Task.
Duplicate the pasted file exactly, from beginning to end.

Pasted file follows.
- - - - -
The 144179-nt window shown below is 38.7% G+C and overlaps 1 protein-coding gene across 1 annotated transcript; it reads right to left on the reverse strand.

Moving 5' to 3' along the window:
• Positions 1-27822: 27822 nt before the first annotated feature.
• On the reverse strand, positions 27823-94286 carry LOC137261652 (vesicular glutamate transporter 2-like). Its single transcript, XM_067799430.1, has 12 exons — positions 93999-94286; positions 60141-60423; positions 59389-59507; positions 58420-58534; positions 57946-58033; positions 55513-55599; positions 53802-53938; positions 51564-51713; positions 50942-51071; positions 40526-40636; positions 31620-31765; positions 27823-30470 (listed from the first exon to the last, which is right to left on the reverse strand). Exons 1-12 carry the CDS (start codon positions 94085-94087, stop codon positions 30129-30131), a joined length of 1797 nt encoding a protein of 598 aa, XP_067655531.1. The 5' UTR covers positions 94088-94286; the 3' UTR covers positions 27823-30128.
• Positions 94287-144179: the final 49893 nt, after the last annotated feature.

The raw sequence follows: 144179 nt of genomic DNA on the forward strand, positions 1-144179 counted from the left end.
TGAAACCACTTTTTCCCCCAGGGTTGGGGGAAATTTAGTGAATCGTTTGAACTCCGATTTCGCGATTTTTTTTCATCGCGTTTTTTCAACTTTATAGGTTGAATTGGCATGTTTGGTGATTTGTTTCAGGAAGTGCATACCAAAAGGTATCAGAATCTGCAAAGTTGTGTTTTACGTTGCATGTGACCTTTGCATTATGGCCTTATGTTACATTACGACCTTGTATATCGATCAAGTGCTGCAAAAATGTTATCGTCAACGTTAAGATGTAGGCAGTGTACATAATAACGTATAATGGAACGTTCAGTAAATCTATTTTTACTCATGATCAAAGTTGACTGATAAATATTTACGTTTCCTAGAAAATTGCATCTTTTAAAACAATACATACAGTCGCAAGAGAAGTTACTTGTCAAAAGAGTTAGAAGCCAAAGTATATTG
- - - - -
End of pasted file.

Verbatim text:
The 144179-nt window shown below is 38.7% G+C and overlaps 1 protein-coding gene across 1 annotated transcript; it reads right to left on the reverse strand.

Moving 5' to 3' along the window:
• Positions 1-27822: 27822 nt before the first annotated feature.
• On the reverse strand, positions 27823-94286 carry LOC137261652 (vesicular glutamate transporter 2-like). Its single transcript, XM_067799430.1, has 12 exons — positions 93999-94286; positions 60141-60423; positions 59389-59507; positions 58420-58534; positions 57946-58033; positions 55513-55599; positions 53802-53938; positions 51564-51713; positions 50942-51071; positions 40526-40636; positions 31620-31765; positions 27823-30470 (listed from the first exon to the last, which is right to left on the reverse strand). Exons 1-12 carry the CDS (start codon positions 94085-94087, stop codon positions 30129-30131), a joined length of 1797 nt encoding a protein of 598 aa, XP_067655531.1. The 5' UTR covers positions 94088-94286; the 3' UTR covers positions 27823-30128.
• Positions 94287-144179: the final 49893 nt, after the last annotated feature.

The raw sequence follows: 144179 nt of genomic DNA on the forward strand, positions 1-144179 counted from the left end.
TGAAACCACTTTTTCCCCCAGGGTTGGGGGAAATTTAGTGAATCGTTTGAACTCCGATTTCGCGATTTTTTTTCATCGCGTTTTTTCAACTTTATAGGTTGAATTGGCATGTTTGGTGATTTGTTTCAGGAAGTGCATACCAAAAGGTATCAGAATCTGCAAAGTTGTGTTTTACGTTGCATGTGACCTTTGCATTATGGCCTTATGTTACATTACGACCTTGTATATCGATCAAGTGCTGCAAAAATGTTATCGTCAACGTTAAGATGTAGGCAGTGTACATAATAACGTATAATGGAACGTTCAGTAAATCTATTTTTACTCATGATCAAAGTTGACTGATAAATATTTACGTTTCCTAGAAAATTGCATCTTTTAAAACAATACATACAGTCGCAAGAGAAGTTACTTGTCAAAAGAGTTAGAAGCCAAAGTATATTG